In the next step, we calculated the pressure as a function of temperature for $r_s=1.86$ using different time steps as in Fig. [*]. Within the statistical error bars, results from PIMC simulations with VDM nodes do not show a region where the pressure drops down with increasing T, $\left.\frac{dP}{dT}\right\vert _{V^{\!\!\!\!\!\!\!\;\,^{^\diamond}}}<0$. This shows that the results in regime near the PPT are strongly affected by the type of nodes being used. This also raises some concern on how reliable the PIMC simulations are in this regime. However, one can proceed as is done in QMC at $T=0$, where one takes those set of nodes which leads to the lowest internal energy. At finite temperature, we used the free energy argument above and concluded that the VDM nodes are more reliable. They do not seem to predict a first order PPT in the particular region of density and temperature shown in Fig. [*]. However, there is the possibility that the PPT has been shifted to temperatures below $5000\,$K and that the metallic phase exhibits again a low temperature boundary, which is characterized by a PPT similar to the metallic regime predicted using free particle nodes as shown in Fig. [*]. On the other hand, one can say that the PPT might have disappeared because we employed VDM nodes that includes a reasonable description of bound states as well as free particle states and therefore, we got rid of the imbalance that the free particle favored the metallic regime.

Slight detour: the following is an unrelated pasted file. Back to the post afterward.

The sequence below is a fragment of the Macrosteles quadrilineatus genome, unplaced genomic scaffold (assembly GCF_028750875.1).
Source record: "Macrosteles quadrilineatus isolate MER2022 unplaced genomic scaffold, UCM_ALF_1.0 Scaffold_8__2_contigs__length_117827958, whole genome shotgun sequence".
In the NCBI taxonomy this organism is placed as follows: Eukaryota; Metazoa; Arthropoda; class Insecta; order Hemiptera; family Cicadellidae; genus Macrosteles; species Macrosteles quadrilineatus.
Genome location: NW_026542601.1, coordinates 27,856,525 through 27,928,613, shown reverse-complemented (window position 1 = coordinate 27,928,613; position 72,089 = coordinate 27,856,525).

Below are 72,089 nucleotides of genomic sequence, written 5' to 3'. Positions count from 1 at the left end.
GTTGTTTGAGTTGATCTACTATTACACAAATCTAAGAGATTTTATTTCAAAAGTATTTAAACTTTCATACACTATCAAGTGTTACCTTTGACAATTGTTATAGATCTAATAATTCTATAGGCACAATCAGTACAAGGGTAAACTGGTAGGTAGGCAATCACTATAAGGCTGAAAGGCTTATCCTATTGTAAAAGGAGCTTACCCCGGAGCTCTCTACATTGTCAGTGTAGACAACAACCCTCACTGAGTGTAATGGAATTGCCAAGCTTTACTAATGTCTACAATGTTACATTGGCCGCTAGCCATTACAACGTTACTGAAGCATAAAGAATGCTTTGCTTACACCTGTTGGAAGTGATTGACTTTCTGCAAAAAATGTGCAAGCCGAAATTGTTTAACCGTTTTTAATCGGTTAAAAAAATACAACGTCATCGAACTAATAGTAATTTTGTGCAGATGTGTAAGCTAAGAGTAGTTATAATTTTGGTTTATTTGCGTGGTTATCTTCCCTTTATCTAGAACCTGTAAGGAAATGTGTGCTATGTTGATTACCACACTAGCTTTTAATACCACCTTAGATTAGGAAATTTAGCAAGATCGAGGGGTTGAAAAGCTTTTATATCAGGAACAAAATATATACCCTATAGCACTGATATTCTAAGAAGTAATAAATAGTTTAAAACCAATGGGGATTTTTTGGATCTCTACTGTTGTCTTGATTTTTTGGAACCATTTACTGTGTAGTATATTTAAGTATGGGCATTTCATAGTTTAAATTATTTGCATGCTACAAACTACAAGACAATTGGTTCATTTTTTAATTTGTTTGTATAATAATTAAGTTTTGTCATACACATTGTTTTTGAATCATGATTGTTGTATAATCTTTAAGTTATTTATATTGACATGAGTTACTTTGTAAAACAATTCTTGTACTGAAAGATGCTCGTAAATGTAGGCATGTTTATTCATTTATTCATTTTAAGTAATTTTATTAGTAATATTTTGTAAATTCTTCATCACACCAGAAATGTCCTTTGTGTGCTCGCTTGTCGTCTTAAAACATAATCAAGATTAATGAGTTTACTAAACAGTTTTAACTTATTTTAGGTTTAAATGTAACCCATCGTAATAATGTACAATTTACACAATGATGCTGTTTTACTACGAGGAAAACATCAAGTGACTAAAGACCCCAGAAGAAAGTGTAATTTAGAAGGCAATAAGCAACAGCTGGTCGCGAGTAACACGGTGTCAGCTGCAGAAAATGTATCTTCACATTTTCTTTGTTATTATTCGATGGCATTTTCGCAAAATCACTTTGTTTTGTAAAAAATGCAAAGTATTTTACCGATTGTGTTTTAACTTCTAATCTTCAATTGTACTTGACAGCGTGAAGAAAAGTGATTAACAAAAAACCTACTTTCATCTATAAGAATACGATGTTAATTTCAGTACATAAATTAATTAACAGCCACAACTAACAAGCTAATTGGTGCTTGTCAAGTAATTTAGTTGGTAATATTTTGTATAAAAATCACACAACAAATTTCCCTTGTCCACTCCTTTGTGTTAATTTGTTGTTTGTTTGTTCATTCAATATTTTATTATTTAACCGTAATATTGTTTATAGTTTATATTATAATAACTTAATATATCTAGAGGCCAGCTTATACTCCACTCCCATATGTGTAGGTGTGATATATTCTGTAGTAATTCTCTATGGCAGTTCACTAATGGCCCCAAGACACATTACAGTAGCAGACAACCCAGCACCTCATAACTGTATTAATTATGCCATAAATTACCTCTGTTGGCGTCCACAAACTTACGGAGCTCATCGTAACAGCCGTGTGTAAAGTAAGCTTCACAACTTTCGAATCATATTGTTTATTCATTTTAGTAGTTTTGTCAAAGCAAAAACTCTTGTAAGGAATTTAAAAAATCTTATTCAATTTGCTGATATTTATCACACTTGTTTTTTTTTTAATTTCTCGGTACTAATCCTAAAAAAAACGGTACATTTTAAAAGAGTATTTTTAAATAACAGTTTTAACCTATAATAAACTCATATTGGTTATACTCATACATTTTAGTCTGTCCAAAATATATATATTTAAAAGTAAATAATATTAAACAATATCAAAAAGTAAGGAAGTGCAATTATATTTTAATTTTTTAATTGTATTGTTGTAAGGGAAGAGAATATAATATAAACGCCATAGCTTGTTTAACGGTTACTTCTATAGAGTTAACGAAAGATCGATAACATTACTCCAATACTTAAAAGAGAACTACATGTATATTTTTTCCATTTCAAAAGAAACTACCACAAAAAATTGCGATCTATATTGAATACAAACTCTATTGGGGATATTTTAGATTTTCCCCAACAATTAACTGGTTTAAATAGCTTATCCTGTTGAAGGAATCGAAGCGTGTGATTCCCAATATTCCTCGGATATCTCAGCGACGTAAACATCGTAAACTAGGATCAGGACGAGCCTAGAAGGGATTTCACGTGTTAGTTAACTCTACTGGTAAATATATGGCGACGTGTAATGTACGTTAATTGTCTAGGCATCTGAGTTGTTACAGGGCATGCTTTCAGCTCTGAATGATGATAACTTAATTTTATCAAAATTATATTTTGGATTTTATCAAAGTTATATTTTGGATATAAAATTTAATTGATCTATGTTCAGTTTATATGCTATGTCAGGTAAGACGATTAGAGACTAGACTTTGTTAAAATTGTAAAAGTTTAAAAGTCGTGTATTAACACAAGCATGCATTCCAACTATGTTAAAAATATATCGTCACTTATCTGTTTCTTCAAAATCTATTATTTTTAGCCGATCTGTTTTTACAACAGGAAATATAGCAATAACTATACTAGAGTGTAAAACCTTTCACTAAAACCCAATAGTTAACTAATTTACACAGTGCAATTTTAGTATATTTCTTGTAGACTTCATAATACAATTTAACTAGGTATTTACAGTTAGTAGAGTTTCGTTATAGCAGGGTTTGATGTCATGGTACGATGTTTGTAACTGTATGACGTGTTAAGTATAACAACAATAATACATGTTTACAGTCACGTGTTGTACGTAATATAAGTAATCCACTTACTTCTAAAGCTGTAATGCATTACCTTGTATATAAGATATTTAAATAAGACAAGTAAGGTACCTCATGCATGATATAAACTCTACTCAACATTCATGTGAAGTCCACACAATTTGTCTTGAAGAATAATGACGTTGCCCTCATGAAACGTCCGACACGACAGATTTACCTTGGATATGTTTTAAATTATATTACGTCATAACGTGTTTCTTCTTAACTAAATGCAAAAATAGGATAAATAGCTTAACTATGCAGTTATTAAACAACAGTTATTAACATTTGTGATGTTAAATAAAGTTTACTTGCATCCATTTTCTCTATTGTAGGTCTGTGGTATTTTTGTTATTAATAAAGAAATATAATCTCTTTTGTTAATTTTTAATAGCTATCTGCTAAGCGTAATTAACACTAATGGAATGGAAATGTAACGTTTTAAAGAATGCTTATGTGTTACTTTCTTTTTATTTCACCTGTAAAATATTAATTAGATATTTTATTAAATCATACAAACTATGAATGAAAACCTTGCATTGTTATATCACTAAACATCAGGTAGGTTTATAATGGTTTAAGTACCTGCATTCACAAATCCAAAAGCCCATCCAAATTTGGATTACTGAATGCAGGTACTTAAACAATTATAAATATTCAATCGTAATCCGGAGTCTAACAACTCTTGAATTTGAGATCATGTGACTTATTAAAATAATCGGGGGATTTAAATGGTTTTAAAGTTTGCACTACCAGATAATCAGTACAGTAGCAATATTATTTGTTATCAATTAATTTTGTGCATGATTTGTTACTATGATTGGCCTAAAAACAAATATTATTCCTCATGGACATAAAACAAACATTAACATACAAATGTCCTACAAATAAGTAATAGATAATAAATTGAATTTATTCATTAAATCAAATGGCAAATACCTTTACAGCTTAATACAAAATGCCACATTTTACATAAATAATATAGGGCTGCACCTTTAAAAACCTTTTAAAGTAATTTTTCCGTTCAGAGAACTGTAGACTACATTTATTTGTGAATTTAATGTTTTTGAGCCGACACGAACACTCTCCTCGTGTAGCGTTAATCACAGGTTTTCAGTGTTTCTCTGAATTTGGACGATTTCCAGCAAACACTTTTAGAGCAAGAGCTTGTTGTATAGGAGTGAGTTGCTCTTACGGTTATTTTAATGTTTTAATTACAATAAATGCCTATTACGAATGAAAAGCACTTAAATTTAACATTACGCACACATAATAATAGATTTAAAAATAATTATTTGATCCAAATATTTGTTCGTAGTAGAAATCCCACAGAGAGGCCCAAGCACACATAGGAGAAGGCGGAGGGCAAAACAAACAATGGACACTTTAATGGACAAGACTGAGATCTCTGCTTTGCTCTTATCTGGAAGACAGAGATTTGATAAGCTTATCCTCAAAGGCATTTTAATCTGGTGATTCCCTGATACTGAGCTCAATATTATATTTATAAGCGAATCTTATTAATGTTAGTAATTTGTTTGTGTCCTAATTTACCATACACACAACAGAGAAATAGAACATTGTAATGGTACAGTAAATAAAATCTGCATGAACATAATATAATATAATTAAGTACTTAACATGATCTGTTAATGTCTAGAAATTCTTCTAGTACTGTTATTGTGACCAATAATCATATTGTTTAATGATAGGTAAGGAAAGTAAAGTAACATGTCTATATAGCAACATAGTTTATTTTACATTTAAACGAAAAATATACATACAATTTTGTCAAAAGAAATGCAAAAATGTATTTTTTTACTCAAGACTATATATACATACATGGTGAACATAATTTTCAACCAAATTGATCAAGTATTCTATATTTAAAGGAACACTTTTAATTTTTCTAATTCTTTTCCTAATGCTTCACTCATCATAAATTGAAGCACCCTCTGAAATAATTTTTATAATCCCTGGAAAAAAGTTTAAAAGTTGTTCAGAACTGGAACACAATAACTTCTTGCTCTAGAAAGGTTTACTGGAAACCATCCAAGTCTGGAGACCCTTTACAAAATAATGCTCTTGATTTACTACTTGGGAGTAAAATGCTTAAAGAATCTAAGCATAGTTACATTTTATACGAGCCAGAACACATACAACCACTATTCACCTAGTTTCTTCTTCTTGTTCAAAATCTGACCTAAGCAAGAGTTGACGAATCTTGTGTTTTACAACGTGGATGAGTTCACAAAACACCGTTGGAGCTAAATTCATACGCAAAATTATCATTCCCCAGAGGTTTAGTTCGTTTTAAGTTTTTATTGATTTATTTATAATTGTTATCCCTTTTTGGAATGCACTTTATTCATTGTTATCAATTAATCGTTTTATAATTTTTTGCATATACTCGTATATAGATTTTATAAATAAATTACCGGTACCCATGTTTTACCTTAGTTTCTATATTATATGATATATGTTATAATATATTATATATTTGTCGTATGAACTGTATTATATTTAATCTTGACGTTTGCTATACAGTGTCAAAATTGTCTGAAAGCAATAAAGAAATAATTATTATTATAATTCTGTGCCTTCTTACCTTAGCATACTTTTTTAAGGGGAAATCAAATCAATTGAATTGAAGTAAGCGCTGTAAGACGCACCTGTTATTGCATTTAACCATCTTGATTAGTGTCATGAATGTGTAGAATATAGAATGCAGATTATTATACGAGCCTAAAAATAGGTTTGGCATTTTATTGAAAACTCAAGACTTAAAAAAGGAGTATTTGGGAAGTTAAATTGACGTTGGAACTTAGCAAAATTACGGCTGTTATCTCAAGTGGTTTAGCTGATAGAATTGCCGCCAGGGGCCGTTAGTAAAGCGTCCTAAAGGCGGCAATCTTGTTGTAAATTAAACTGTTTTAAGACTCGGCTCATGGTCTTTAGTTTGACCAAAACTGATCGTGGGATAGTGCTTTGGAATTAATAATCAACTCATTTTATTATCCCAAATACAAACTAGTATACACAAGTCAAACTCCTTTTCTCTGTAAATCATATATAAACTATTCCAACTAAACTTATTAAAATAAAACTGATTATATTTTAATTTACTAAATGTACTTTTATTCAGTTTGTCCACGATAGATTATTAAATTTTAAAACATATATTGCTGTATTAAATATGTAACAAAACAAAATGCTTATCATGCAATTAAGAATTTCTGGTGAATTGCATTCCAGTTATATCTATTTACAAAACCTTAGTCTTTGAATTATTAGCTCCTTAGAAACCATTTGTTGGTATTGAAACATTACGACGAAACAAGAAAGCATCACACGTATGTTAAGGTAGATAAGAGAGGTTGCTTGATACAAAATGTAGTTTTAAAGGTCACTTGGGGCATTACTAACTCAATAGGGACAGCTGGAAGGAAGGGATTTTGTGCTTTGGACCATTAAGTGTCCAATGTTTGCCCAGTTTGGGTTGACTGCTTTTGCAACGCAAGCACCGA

The PPT predicted by free particle nodes also predicted a change in the number of molecules. In Fig. [*], the proton-proton pair correlation functions as well as the permutation cycle distributions are shown for series of simulations for different temperatures at $r_s=1.86$. The two functions were chosen in order to characterize the effect of the two different nodal surfaces. At high temperatures such as $T=125\,000\,\rm {K}$, simulations with FP and VDM nodes give identical results because the nodes are equivalent in this limit. At this temperature, hydrogen is composed of strongly interacting gas of free protons and electrons with a moderate degree of electronic degeneracy ( $T_F=168\,090\,\rm {K}$). With decreasing temperature, the degeneracy increases, which can be inferred from cycle distributions. At $31\,250\,\rm {K}$, small deviations between FP and VDM nodes emerge. At half the temperature, the differences have increased further, which consequently lead to a different state with different proton-proton pair correlations. Simulations with VDM nodes predict a significant molecular fraction and a smaller degeneracy, while FP results show no peak in the proton-proton pair correlation function in combination with a larger degeneracy. In the FP case, most of the electrons are delocalized and occupy states similar to a free Fermi gas. VDM nodes predict that the electrons are in more localized states, which leads to the molecular binding.